The FcγRIIB deficiency made it possible to examine FcγRIII function in mast cell activation, whereas Lyn deficiency provided us with an opportunity to reevaluate the nature of signaling mechanisms leading to various types of immune responses in vivo. By introducing both deficiencies in mice, we investigated the nature of FcγRIII function in relation to mast cell–dependent pathogenesis. The notable points of the present findings are summarized as follows. (a) Lyn is required for intact induction of immediate phase responses as revealed in the degranulation response and systemic anaphylaxis (Fig. 1,Fig. 2,Fig. 3). Since Lyn is unlikely to be involved in mechanisms for FcR expression and maturation of mast cell in vivo (Fig. 4), the defect in immediate phase responses in Lyn-deficient mice can be interpreted as a consequence of the defect in signal transduction downstream of FcRs. (b) In contrast, Lyn is dispensable for late phase responses as revealed in cytokine induction and the reverse-passive Arthus reaction (Fig. 5 and Fig. 6). These contrasting results imply that Lyn-dependent and -independent signaling pathways downstream of FcγRIII underlie the onset of the anaphylactic response and the Arthus reaction, respectively. Consistent with our present results, two independent studies have demonstrated that Lyn-deficient mice do not display passive cutaneous anaphylaxis triggered by IgE plus antigen 23, while Lyn-deficient BMMCs were capable of activating such cytokine genes as IL-4, IL-5, IL-6, and TNF-α in response to FcεRI aggregation 26. Thus, it is suggested that FcγRIII and FcεRI commonly involve Lyn-dependent and -independent modes of signal transduction in triggering immediate and late phase responses of mast cells in vivo, respectively.
It has been well documented that Lyn is physically and functionally associated with cell surface receptors such as B cell receptor 22,45,46, FcεRI, FcγRIII on mast cells 47, IL-2 receptor 48, and GM-CSF receptor 49,50. However, current findings have directed our interest towards molecular mechanisms for a Lyn-independent signaling pathway in mast cells. Previous studies have delineated signaling events required for cytokine gene activation upon FcεRI aggregation. In those studies, inactivation of Btk 51, cyclosporin A–sensitive calcium-dependent pathway 52, phosphatidylinositol 3-kinase 53,54, protein kinase Cβ 55, or c-Jun NH2-terminal kinase (JNK)-related pathway 56,57, respectively, caused attenuation of cytokine gene activation. Accordingly, the Lyn-independent pathway may involve activation of these diverse signaling molecules in mast cells as well as the Lyn-dependent pathway. Notably, the requirement of Btk for cytokine induction suggests the presence of a tyrosine kinase other than Lyn upstream of Btk, because activation of Btk requires another tyrosine kinase such as Lyn to phosphorylate Btk 58,59,60. In fact, Nishizumi and Yamamoto have demonstrated the activation of c-Src kinase on FcεRI aggregation in Lyn-deficient mast cells, and suggested a compensatory mechanism for cytokine induction in place of Lyn 26. However, it remains to be determined whether c-Src is functionally sufficient for cytokine induction or not. Here, we again support the presence of an undetermined tyrosine kinase as a mechanism of Lyn-independent signal transduction that sufficiently functions for cytokine induction. The mechanisms for time-constrained mast cell activation, which leads to immediate and late phase responses, may be attributed to the differential natures of Lyn and this putative tyrosine kinase.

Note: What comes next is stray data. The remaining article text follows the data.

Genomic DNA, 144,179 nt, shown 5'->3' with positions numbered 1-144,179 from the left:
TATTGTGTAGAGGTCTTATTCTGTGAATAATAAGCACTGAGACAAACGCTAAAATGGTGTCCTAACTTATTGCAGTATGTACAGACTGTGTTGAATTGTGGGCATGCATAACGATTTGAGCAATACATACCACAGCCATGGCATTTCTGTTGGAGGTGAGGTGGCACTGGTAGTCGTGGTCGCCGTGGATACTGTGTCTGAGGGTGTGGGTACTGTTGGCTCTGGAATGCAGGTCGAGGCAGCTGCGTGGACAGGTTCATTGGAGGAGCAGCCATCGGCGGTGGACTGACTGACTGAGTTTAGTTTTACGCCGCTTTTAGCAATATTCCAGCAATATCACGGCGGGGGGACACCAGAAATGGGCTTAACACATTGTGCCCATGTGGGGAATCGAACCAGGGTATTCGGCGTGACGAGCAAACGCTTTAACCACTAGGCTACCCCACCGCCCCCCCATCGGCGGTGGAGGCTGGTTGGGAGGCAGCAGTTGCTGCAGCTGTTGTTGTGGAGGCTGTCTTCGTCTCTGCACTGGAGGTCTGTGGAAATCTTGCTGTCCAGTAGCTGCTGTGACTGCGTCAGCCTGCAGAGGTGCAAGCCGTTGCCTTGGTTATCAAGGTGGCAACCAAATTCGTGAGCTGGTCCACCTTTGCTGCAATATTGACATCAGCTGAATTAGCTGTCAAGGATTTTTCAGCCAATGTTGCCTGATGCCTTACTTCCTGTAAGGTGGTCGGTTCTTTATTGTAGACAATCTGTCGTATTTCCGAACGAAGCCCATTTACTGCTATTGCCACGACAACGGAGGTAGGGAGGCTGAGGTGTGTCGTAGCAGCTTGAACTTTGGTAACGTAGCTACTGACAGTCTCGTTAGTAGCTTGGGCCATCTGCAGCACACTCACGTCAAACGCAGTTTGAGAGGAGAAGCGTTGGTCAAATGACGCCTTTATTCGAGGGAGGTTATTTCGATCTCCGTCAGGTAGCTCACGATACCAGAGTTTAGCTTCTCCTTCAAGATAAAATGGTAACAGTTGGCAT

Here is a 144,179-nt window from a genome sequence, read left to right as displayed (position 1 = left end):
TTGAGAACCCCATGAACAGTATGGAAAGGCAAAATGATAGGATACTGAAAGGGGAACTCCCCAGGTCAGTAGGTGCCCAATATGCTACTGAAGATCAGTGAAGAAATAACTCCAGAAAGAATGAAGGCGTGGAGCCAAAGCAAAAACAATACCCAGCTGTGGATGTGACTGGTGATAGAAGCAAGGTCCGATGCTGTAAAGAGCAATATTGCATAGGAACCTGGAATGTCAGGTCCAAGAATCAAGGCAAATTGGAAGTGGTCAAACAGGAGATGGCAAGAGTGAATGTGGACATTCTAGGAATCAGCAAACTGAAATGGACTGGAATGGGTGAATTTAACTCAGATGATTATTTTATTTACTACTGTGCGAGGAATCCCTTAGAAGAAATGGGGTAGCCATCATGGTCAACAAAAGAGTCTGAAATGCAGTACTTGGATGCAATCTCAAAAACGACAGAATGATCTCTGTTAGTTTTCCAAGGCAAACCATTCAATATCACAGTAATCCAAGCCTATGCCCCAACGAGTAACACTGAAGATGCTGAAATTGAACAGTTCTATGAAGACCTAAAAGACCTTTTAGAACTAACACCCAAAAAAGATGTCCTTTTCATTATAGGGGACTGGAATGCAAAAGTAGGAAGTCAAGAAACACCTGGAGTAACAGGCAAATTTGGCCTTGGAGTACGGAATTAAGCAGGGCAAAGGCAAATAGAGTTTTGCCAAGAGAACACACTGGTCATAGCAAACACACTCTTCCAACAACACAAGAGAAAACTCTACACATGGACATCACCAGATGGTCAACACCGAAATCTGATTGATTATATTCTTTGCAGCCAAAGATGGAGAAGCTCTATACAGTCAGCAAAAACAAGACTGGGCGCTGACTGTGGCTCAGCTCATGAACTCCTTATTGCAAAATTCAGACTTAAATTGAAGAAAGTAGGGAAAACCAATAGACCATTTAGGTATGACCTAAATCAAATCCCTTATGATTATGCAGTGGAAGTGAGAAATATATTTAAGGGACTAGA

There have been two conflicting results reported regarding IgE-dependent anaphylaxis in Lyn-deficient mice. Hibbs and Dunn have shown that Lyn-deficient mice displayed a defect in the induction of passive cutaneous anaphylaxis by IgE 21. On the other hand, Nishizumi and Yamamoto have mentioned that Lyn-deficient mice were capable of developing passive cutaneous anaphylaxis by IgE, and that Lyn-deficient BMMCs indeed displayed no defect in degranulation in response to FcεRI aggregation 26. In our current results, Lyn-deficient mice failed to exhibit passive systemic anaphylaxis, whereas Lyn-deficient BMMCs were found to be responsive to high dose stimulation for FcεRI. In conclusion, the Lyn-dependent pathway serves as the immediate type of mast cell activation in vivo in response to low dose, probably biologically feasible, FcR-mediated stimulation.
Our findings indicate the presence of a Lyn-independent signaling mechanism in mast cells, and its involvement in cytokine induction and immune complex–triggered immunity represented by the Arthus reaction. As a possible mechanism for Lyn-independent signal transduction, a tyrosine kinase other than Lyn might be postulated for the signaling events. This notion may provide a novel therapeutic approach to allergy, in which targeted blocking of Lyn in mast cells can selectively suppress immediate-type hypersensitivities without affecting a common, immune complex–triggered immunity.
We thank Drs. A. Nakamura and S. Iizuka for their critical discussion and technical support in the preparation of this manuscript.
This work is supported by research grants from the Ministry of Education, Science, Sports, and Culture of Japan and from the Core Research for Evolutional Science and Technology (CREST) program of Japan Science and Technology Corporation (to T. Takai).
Abbreviations used in this paper: BMMC, bone marrow–derived mast cell; ITAM, immunoreceptor tyrosine–based activation motif; MPO, myeloperoxidase; PMC, peritoneal resident mast cell; TNP, trinitrophenyl.